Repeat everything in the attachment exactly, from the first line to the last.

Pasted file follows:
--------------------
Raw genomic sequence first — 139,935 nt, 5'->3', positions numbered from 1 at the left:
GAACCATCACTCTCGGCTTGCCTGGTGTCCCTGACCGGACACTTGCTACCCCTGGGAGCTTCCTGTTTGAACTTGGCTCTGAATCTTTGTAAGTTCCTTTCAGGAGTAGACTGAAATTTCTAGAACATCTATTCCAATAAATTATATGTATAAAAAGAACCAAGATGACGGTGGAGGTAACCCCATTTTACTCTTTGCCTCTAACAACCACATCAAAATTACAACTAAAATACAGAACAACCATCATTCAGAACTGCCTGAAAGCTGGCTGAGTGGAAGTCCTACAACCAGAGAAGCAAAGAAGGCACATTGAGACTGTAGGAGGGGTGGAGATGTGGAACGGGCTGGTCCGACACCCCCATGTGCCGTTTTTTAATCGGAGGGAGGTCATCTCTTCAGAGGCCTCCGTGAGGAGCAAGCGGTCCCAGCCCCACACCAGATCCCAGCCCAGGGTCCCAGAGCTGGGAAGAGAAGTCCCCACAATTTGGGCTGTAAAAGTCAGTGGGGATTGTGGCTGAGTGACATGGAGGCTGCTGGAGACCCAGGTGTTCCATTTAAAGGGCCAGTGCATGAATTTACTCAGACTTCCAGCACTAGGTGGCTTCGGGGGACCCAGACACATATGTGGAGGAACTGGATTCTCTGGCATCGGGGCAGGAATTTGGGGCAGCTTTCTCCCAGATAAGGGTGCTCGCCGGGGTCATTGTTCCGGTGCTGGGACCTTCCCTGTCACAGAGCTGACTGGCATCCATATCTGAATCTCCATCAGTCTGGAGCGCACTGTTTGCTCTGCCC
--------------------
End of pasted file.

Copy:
Raw genomic sequence first — 139,935 nt, 5'->3', positions numbered from 1 at the left:
GAACCATCACTCTCGGCTTGCCTGGTGTCCCTGACCGGACACTTGCTACCCCTGGGAGCTTCCTGTTTGAACTTGGCTCTGAATCTTTGTAAGTTCCTTTCAGGAGTAGACTGAAATTTCTAGAACATCTATTCCAATAAATTATATGTATAAAAAGAACCAAGATGACGGTGGAGGTAACCCCATTTTACTCTTTGCCTCTAACAACCACATCAAAATTACAACTAAAATACAGAACAACCATCATTCAGAACTGCCTGAAAGCTGGCTGAGTGGAAGTCCTACAACCAGAGAAGCAAAGAAGGCACATTGAGACTGTAGGAGGGGTGGAGATGTGGAACGGGCTGGTCCGACACCCCCATGTGCCGTTTTTTAATCGGAGGGAGGTCATCTCTTCAGAGGCCTCCGTGAGGAGCAAGCGGTCCCAGCCCCACACCAGATCCCAGCCCAGGGTCCCAGAGCTGGGAAGAGAAGTCCCCACAATTTGGGCTGTAAAAGTCAGTGGGGATTGTGGCTGAGTGACATGGAGGCTGCTGGAGACCCAGGTGTTCCATTTAAAGGGCCAGTGCATGAATTTACTCAGACTTCCAGCACTAGGTGGCTTCGGGGGACCCAGACACATATGTGGAGGAACTGGATTCTCTGGCATCGGGGCAGGAATTTGGGGCAGCTTTCTCCCAGATAAGGGTGCTCGCCGGGGTCATTGTTCCGGTGCTGGGACCTTCCCTGTCACAGAGCTGACTGGCATCCATATCTGAATCTCCATCAGTCTGGAGCGCACTGTTTGCTCTGCCC